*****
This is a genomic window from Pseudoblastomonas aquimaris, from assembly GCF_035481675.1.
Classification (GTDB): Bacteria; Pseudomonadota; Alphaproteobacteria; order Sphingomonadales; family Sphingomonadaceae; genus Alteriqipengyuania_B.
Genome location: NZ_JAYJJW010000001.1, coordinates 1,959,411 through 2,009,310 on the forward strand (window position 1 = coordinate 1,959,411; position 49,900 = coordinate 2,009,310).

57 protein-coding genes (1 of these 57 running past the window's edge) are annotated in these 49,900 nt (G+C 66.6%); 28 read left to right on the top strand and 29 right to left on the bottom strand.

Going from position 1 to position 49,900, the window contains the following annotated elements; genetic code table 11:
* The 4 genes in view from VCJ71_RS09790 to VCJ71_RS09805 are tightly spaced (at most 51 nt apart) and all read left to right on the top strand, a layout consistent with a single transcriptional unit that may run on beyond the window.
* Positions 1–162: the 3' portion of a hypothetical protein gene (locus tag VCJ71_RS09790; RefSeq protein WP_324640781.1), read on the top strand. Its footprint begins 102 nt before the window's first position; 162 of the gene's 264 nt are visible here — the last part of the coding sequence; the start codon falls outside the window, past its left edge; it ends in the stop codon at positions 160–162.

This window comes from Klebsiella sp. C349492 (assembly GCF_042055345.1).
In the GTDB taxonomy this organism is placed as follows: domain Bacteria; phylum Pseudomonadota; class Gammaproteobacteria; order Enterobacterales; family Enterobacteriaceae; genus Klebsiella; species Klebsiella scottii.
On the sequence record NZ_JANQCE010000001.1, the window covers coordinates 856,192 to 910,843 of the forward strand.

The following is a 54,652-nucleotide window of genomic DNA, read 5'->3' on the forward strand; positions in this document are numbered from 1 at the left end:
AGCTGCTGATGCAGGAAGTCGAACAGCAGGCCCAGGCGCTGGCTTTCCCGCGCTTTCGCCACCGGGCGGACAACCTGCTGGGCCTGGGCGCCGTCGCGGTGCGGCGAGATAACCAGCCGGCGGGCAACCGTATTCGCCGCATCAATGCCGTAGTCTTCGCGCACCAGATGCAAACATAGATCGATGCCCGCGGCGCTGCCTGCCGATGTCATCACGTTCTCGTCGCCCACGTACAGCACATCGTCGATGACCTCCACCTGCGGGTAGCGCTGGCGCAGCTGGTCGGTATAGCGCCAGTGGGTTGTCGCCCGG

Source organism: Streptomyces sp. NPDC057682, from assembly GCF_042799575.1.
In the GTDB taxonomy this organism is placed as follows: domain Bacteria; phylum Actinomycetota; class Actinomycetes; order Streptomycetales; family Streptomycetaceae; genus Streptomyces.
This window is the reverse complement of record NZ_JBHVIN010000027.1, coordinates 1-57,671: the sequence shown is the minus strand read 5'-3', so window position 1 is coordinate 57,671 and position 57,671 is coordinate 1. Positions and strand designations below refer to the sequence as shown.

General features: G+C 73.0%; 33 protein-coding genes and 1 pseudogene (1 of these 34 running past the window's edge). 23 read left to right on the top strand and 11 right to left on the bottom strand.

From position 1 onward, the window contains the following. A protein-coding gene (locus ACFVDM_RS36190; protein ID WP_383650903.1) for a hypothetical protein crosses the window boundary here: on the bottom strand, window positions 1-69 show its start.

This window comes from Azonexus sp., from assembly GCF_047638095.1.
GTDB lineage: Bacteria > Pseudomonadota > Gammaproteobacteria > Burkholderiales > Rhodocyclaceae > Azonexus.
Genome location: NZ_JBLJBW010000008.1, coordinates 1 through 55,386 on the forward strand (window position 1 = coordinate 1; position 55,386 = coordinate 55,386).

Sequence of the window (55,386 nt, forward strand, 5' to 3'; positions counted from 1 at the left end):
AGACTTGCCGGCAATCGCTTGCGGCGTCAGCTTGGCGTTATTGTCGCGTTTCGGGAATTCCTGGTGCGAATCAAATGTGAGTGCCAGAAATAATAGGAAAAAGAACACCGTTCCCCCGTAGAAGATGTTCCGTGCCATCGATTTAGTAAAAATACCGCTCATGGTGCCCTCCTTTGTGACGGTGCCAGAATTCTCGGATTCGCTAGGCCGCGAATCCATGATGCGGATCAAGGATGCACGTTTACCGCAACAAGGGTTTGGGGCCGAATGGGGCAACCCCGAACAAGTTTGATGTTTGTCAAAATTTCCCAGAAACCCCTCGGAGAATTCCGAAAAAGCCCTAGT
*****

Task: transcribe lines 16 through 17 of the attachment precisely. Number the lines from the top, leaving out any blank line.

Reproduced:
General features: G+C 73.0%; 33 protein-coding genes and 1 pseudogene (1 of these 34 running past the window's edge). 23 read left to right on the top strand and 11 right to left on the bottom strand.

From position 1 onward, the window contains the following. A protein-coding gene (locus ACFVDM_RS36190; protein ID WP_383650903.1) for a hypothetical protein crosses the window boundary here: on the bottom strand, window positions 1-69 show its start.